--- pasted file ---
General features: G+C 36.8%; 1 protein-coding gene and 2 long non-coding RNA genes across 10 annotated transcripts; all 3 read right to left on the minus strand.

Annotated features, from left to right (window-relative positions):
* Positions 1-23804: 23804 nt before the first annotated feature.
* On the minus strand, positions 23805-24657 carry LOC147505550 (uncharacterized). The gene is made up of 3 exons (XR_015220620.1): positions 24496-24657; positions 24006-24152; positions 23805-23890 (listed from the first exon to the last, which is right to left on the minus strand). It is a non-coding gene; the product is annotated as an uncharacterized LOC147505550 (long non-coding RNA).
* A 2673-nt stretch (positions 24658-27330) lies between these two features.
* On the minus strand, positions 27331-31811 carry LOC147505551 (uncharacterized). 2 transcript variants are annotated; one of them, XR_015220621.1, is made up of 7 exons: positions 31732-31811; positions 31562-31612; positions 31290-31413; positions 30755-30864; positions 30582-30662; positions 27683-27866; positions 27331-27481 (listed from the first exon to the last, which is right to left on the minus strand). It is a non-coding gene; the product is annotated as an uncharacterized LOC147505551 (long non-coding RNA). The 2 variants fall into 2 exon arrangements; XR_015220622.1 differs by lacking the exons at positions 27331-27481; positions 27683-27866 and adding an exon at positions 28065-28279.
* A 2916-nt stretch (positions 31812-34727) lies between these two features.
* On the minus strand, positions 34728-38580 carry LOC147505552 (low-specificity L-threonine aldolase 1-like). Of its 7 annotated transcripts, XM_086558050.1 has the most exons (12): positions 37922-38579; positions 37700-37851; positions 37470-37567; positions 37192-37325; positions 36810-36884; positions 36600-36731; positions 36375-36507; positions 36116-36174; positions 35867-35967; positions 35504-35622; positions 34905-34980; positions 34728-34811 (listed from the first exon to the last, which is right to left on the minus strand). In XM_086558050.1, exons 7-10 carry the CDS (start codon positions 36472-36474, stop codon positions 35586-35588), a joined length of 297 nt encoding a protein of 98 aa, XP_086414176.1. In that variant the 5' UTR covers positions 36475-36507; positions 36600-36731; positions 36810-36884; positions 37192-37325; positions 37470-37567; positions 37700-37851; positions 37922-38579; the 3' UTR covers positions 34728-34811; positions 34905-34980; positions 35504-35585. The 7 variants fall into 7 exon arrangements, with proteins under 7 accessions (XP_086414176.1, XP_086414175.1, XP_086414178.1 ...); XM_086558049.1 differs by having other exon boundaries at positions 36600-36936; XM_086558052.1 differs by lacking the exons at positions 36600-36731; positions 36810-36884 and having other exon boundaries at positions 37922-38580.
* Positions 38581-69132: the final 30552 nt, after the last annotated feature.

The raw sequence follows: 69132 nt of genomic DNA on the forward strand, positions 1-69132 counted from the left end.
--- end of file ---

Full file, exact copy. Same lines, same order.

General features: G+C 36.8%; 1 protein-coding gene and 2 long non-coding RNA genes across 10 annotated transcripts; all 3 read right to left on the minus strand.

Annotated features, from left to right (window-relative positions):
* Positions 1-23804: 23804 nt before the first annotated feature.
* On the minus strand, positions 23805-24657 carry LOC147505550 (uncharacterized). The gene is made up of 3 exons (XR_015220620.1): positions 24496-24657; positions 24006-24152; positions 23805-23890 (listed from the first exon to the last, which is right to left on the minus strand). It is a non-coding gene; the product is annotated as an uncharacterized LOC147505550 (long non-coding RNA).
* A 2673-nt stretch (positions 24658-27330) lies between these two features.
* On the minus strand, positions 27331-31811 carry LOC147505551 (uncharacterized). 2 transcript variants are annotated; one of them, XR_015220621.1, is made up of 7 exons: positions 31732-31811; positions 31562-31612; positions 31290-31413; positions 30755-30864; positions 30582-30662; positions 27683-27866; positions 27331-27481 (listed from the first exon to the last, which is right to left on the minus strand). It is a non-coding gene; the product is annotated as an uncharacterized LOC147505551 (long non-coding RNA). The 2 variants fall into 2 exon arrangements; XR_015220622.1 differs by lacking the exons at positions 27331-27481; positions 27683-27866 and adding an exon at positions 28065-28279.
* A 2916-nt stretch (positions 31812-34727) lies between these two features.
* On the minus strand, positions 34728-38580 carry LOC147505552 (low-specificity L-threonine aldolase 1-like). Of its 7 annotated transcripts, XM_086558050.1 has the most exons (12): positions 37922-38579; positions 37700-37851; positions 37470-37567; positions 37192-37325; positions 36810-36884; positions 36600-36731; positions 36375-36507; positions 36116-36174; positions 35867-35967; positions 35504-35622; positions 34905-34980; positions 34728-34811 (listed from the first exon to the last, which is right to left on the minus strand). In XM_086558050.1, exons 7-10 carry the CDS (start codon positions 36472-36474, stop codon positions 35586-35588), a joined length of 297 nt encoding a protein of 98 aa, XP_086414176.1. In that variant the 5' UTR covers positions 36475-36507; positions 36600-36731; positions 36810-36884; positions 37192-37325; positions 37470-37567; positions 37700-37851; positions 37922-38579; the 3' UTR covers positions 34728-34811; positions 34905-34980; positions 35504-35585. The 7 variants fall into 7 exon arrangements, with proteins under 7 accessions (XP_086414176.1, XP_086414175.1, XP_086414178.1 ...); XM_086558049.1 differs by having other exon boundaries at positions 36600-36936; XM_086558052.1 differs by lacking the exons at positions 36600-36731; positions 36810-36884 and having other exon boundaries at positions 37922-38580.
* Positions 38581-69132: the final 30552 nt, after the last annotated feature.

The raw sequence follows: 69132 nt of genomic DNA on the forward strand, positions 1-69132 counted from the left end.